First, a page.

Engineering graduates are at the threshold of a new dream if they are minded to think beyond the confines of upstream oil and gas.
This was the core message delivered by Energy columnist Dick Winchester at the first “poster” showcase of projects by master’s students to be staged jointly by the Energy Institute and Society of Petroleum Engineers in Aberdeen.
Mr Winchester, who has many years of experience in the offshore industry, especially on the subsea side, told the gathering of Aberdeen and Robert Gordon Universities postgraduates and energy industry guests that he was jealous of the array of opportunities available today – the requirements of a mature but still technologically demanding petroleum industry, renewables and carbon.
“When I joined the offshore industry a few millennia back, it was a very exciting time as everything was new and we had to learn how to do many things that have since become the norm,” he told his audience.
“While there is much that is routine about today’s offshore industry, there remains a lot of frontier work to do. But the real excitement is surely renewable energy as the transition really gets under way – wind, wave and tidal, biomass and much more besides.
“So once again we’re on the threshold of a new era that needs fresh thinking, new engineering, and that means that master’s graduates can enjoy lots and lots and lots of really cool opportunities right across the energy piece.
“In addition, there are also huge deep-water and Arctic oil and gas opportunities opening up; frontier challenges that should lead to a host of new technologies.”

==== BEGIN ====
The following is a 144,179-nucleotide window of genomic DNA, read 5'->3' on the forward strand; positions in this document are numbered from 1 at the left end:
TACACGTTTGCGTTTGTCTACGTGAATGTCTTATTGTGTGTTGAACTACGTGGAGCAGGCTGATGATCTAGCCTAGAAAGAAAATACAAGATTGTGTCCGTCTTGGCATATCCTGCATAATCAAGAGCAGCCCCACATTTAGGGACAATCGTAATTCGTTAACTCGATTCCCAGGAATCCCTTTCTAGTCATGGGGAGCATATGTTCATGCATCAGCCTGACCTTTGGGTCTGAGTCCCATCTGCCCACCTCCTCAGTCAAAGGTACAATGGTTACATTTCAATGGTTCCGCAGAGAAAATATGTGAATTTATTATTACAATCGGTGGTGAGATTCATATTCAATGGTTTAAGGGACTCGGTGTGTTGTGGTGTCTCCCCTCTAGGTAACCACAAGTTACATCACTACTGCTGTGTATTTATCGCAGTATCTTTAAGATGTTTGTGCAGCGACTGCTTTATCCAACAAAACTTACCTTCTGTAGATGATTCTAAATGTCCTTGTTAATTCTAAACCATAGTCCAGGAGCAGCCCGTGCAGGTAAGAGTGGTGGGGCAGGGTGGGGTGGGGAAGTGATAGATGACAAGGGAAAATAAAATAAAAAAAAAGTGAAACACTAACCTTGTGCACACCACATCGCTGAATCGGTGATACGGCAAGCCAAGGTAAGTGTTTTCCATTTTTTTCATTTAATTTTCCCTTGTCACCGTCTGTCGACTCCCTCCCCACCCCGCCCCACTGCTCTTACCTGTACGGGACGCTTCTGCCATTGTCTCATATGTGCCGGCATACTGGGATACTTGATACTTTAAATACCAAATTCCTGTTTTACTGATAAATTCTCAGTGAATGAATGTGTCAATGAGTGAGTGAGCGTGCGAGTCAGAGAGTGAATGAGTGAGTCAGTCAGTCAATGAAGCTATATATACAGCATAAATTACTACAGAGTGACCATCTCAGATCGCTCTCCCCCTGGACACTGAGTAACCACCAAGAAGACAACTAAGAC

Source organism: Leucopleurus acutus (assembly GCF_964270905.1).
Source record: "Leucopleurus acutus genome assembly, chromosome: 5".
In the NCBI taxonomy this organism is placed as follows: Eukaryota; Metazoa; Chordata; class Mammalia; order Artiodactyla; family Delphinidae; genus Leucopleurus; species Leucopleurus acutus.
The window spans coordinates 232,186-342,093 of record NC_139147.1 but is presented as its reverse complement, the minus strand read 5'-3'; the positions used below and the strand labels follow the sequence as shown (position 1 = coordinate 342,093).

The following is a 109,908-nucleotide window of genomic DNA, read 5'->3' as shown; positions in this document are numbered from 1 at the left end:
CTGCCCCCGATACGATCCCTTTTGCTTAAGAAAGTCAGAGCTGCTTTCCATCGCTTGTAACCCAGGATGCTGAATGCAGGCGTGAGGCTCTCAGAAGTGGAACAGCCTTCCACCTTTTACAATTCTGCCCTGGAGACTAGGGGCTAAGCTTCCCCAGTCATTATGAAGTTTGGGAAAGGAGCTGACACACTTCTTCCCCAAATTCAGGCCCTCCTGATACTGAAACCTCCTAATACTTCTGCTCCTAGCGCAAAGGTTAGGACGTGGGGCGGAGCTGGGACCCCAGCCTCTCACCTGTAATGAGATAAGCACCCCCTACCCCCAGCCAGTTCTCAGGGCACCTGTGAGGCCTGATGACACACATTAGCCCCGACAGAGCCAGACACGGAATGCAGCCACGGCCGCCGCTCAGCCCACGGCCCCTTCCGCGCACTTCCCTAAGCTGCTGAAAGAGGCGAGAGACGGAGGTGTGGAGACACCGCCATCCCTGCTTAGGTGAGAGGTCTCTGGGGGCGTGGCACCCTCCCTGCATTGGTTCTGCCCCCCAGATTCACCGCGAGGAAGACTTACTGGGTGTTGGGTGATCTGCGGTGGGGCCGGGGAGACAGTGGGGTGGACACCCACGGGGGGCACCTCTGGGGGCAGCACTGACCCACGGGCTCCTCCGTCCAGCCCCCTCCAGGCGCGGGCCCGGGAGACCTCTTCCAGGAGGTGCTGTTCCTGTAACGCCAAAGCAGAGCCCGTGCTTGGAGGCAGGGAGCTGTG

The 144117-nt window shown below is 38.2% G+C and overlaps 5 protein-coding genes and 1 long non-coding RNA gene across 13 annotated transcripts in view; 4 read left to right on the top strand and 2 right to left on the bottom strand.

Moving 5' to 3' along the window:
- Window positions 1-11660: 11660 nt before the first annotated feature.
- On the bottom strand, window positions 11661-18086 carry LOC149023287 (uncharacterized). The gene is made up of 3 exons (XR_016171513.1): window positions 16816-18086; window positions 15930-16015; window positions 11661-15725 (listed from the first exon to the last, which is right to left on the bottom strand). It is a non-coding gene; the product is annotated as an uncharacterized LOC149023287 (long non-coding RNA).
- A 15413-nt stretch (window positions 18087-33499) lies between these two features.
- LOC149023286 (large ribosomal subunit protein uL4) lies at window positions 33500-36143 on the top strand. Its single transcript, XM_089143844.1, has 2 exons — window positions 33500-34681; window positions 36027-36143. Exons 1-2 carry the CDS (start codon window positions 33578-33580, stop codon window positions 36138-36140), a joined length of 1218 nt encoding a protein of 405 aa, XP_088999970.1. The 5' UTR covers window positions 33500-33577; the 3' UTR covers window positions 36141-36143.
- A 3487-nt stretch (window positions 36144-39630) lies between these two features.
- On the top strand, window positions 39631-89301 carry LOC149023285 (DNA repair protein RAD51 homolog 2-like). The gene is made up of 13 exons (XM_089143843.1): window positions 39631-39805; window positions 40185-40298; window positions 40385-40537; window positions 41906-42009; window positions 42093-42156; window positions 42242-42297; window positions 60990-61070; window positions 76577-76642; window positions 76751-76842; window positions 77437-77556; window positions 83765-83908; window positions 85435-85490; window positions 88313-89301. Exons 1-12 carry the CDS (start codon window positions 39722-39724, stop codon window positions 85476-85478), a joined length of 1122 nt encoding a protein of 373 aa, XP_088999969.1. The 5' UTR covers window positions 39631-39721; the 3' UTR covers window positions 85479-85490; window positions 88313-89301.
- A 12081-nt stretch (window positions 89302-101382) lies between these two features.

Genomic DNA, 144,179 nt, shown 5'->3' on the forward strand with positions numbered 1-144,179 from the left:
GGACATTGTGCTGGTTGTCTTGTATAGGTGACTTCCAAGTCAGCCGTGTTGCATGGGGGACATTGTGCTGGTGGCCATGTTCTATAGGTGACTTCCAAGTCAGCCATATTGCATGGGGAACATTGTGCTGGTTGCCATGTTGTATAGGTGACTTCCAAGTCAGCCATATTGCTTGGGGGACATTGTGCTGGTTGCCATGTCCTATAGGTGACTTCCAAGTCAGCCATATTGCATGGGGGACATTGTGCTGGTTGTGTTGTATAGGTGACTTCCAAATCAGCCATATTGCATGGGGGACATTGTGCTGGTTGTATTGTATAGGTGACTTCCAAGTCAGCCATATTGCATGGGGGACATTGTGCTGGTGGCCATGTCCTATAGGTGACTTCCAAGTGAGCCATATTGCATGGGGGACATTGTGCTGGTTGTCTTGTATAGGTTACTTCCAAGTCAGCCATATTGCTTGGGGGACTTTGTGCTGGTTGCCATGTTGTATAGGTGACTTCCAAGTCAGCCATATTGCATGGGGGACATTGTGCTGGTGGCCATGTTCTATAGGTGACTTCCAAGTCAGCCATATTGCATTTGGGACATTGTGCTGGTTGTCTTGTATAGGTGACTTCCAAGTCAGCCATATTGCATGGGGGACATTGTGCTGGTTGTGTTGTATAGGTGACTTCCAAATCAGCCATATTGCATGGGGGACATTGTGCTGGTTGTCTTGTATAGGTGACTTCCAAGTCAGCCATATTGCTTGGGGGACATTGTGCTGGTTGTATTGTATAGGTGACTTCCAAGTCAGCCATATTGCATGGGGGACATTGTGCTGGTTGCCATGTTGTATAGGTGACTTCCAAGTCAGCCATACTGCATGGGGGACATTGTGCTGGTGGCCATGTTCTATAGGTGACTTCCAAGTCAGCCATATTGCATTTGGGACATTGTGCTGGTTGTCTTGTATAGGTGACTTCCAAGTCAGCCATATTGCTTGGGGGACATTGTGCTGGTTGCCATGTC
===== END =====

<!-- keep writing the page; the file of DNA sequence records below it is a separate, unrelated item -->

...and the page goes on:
However, Mr Winchester said that, while the oil companies had done much of the technology development themselves 20 and more years ago, this was no longer the case.
It was up to the supply chain to carry out such work, so that was where the job opportunities lay.
He warned too that the days of cheap hydrocarbon-based energy were at an end, citing the way in which automotive manufacturers were trying to push the frontiers of engine technology way beyond where they currently stood to improve fuel consumption levels.
As for the poster presentations, there were more than 25 of these from the two universities. Topics included:
The Investigation of a Combined Risers Mooring System for Offshore Australian FPSO Development.
An Assessment of the Economic Feasibility of Renewable Energy Technologies inSub-Saharan Africa: A Case Study of Ghana.
The Economic Viability of Carbon Capture and Sequestration Technologies: Value Chain Linkages from Capture to Enhanced Oil Recovery (EOR) in Trinidad and Tobago
Denis Pintot, chairman of the Aberdeen, Highlands and Islands branch of the Energy Institute, said he hoped to see the event grow and that there could be more than one showcase a year. He added that it was vitally important that the offshore industry and universities worked together and that the EI/SPE event was one but not the only way of achieving this.